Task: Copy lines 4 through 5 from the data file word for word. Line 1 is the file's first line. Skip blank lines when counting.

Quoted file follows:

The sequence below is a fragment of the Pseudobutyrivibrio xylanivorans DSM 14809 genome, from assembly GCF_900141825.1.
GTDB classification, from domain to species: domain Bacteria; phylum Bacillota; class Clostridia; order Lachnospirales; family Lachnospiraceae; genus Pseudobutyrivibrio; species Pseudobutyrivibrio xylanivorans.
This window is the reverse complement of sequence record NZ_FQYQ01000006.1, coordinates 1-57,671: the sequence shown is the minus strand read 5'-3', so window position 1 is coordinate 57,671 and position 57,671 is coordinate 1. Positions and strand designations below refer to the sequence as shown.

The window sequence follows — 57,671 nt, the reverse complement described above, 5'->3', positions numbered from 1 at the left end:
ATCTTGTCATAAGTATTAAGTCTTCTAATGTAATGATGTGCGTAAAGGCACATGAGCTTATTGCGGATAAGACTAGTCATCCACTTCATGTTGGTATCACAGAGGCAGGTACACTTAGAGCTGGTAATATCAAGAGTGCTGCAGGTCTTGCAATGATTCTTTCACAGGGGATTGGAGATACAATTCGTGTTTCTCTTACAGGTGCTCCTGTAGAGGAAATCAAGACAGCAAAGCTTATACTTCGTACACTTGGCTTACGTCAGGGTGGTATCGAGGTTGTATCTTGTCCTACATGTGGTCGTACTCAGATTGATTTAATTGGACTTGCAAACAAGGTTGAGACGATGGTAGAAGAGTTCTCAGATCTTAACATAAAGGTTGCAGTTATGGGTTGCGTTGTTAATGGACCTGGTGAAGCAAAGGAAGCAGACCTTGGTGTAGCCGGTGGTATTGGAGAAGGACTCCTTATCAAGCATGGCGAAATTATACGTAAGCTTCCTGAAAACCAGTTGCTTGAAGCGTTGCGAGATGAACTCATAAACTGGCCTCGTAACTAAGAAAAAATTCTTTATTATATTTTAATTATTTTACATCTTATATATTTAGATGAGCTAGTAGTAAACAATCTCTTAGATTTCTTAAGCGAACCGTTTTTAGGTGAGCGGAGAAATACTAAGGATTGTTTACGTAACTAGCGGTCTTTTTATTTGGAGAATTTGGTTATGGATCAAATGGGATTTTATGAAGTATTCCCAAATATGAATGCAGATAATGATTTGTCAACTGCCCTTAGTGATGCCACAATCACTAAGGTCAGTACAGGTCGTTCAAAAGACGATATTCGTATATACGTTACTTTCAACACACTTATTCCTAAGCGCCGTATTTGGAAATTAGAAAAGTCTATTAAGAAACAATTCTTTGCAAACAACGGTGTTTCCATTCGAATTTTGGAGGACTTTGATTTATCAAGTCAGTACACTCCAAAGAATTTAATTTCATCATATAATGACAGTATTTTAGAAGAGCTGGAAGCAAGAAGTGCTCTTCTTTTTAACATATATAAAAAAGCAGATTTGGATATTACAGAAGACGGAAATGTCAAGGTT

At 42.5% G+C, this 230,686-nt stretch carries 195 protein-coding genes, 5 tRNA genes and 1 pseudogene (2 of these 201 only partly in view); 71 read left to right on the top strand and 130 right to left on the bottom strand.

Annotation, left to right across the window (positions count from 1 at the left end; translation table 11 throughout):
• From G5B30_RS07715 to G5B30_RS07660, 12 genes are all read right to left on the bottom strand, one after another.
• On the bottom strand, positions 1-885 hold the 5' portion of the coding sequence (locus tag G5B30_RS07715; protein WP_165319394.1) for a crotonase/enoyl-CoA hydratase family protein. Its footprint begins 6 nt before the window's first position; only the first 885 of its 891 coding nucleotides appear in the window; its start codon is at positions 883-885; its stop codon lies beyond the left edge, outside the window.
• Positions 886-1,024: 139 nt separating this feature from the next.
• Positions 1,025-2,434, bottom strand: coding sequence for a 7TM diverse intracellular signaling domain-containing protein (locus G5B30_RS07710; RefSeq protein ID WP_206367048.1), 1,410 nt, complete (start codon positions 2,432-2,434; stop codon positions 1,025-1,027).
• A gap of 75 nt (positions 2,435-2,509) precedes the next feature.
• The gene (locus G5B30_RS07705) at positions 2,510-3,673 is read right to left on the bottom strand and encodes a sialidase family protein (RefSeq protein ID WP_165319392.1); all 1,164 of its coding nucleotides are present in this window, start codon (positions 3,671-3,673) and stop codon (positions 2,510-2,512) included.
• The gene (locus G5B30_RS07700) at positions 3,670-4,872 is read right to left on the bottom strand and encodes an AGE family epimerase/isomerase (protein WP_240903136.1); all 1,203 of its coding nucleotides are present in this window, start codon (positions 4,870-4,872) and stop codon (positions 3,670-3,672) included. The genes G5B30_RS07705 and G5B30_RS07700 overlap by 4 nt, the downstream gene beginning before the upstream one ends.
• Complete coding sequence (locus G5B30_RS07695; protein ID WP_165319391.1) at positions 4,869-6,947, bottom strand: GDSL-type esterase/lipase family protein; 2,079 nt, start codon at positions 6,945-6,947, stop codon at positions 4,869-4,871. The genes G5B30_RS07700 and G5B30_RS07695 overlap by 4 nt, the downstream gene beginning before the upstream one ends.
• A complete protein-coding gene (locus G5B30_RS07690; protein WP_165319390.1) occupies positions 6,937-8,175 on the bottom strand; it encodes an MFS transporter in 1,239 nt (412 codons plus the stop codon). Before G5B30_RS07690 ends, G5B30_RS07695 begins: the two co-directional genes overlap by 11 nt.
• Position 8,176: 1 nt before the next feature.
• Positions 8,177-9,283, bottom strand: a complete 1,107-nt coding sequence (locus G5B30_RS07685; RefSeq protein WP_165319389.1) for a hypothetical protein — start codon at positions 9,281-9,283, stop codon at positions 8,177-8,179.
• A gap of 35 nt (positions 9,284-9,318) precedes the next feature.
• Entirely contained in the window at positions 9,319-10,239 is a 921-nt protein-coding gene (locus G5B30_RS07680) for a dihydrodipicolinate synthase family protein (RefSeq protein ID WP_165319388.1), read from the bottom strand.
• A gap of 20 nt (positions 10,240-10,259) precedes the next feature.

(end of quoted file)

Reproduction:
The window sequence follows — 57,671 nt, the reverse complement described above, 5'->3', positions numbered from 1 at the left end:
ATCTTGTCATAAGTATTAAGTCTTCTAATGTAATGATGTGCGTAAAGGCACATGAGCTTATTGCGGATAAGACTAGTCATCCACTTCATGTTGGTATCACAGAGGCAGGTACACTTAGAGCTGGTAATATCAAGAGTGCTGCAGGTCTTGCAATGATTCTTTCACAGGGGATTGGAGATACAATTCGTGTTTCTCTTACAGGTGCTCCTGTAGAGGAAATCAAGACAGCAAAGCTTATACTTCGTACACTTGGCTTACGTCAGGGTGGTATCGAGGTTGTATCTTGTCCTACATGTGGTCGTACTCAGATTGATTTAATTGGACTTGCAAACAAGGTTGAGACGATGGTAGAAGAGTTCTCAGATCTTAACATAAAGGTTGCAGTTATGGGTTGCGTTGTTAATGGACCTGGTGAAGCAAAGGAAGCAGACCTTGGTGTAGCCGGTGGTATTGGAGAAGGACTCCTTATCAAGCATGGCGAAATTATACGTAAGCTTCCTGAAAACCAGTTGCTTGAAGCGTTGCGAGATGAACTCATAAACTGGCCTCGTAACTAAGAAAAAATTCTTTATTATATTTTAATTATTTTACATCTTATATATTTAGATGAGCTAGTAGTAAACAATCTCTTAGATTTCTTAAGCGAACCGTTTTTAGGTGAGCGGAGAAATACTAAGGATTGTTTACGTAACTAGCGGTCTTTTTATTTGGAGAATTTGGTTATGGATCAAATGGGATTTTATGAAGTATTCCCAAATATGAATGCAGATAATGATTTGTCAACTGCCCTTAGTGATGCCACAATCACTAAGGTCAGTACAGGTCGTTCAAAAGACGATATTCGTATATACGTTACTTTCAACACACTTATTCCTAAGCGCCGTATTTGGAAATTAGAAAAGTCTATTAAGAAACAATTCTTTGCAAACAACGGTGTTTCCATTCGAATTTTGGAGGACTTTGATTTATCAAGTCAGTACACTCCAAAGAATTTAATTTCATCATATAATGACAGTATTTTAGAAGAGCTGGAAGCAAGAAGTGCTCTTCTTTTTAACATATATAAAAAAGCAGATTTGGATATTACAGAAGACGGAAATGTCAAGGTT